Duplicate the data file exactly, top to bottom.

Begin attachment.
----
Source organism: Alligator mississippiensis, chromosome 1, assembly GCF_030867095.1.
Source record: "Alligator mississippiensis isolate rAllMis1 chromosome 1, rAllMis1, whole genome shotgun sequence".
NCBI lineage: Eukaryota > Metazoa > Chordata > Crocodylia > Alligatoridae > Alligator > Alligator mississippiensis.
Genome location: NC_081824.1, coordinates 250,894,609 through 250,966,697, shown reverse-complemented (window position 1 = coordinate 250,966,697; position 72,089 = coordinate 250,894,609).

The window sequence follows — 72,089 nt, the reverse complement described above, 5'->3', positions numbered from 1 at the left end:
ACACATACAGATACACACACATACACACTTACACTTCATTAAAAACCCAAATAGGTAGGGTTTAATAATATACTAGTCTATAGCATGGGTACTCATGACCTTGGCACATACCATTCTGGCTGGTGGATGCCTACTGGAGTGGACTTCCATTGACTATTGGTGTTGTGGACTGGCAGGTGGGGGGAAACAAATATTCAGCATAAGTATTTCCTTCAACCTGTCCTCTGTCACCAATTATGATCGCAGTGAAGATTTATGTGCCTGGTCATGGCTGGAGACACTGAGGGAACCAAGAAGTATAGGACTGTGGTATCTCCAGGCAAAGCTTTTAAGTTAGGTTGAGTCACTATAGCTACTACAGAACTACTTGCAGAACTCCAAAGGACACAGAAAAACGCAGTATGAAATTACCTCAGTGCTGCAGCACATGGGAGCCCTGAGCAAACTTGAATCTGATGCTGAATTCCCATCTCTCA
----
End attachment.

Source organism: Alligator mississippiensis, chromosome 1, assembly GCF_030867095.1.
Source record: "Alligator mississippiensis isolate rAllMis1 chromosome 1, rAllMis1, whole genome shotgun sequence".
NCBI lineage: Eukaryota > Metazoa > Chordata > Crocodylia > Alligatoridae > Alligator > Alligator mississippiensis.
Genome location: NC_081824.1, coordinates 250,894,609 through 250,966,697, shown reverse-complemented (window position 1 = coordinate 250,966,697; position 72,089 = coordinate 250,894,609).

The window sequence follows — 72,089 nt, the reverse complement described above, 5'->3', positions numbered from 1 at the left end:
ACACATACAGATACACACACATACACACTTACACTTCATTAAAAACCCAAATAGGTAGGGTTTAATAATATACTAGTCTATAGCATGGGTACTCATGACCTTGGCACATACCATTCTGGCTGGTGGATGCCTACTGGAGTGGACTTCCATTGACTATTGGTGTTGTGGACTGGCAGGTGGGGGGAAACAAATATTCAGCATAAGTATTTCCTTCAACCTGTCCTCTGTCACCAATTATGATCGCAGTGAAGATTTATGTGCCTGGTCATGGCTGGAGACACTGAGGGAACCAAGAAGTATAGGACTGTGGTATCTCCAGGCAAAGCTTTTAAGTTAGGTTGAGTCACTATAGCTACTACAGAACTACTTGCAGAACTCCAAAGGACACAGAAAAACGCAGTATGAAATTACCTCAGTGCTGCAGCACATGGGAGCCCTGAGCAAACTTGAATCTGATGCTGAATTCCCATCTCTCA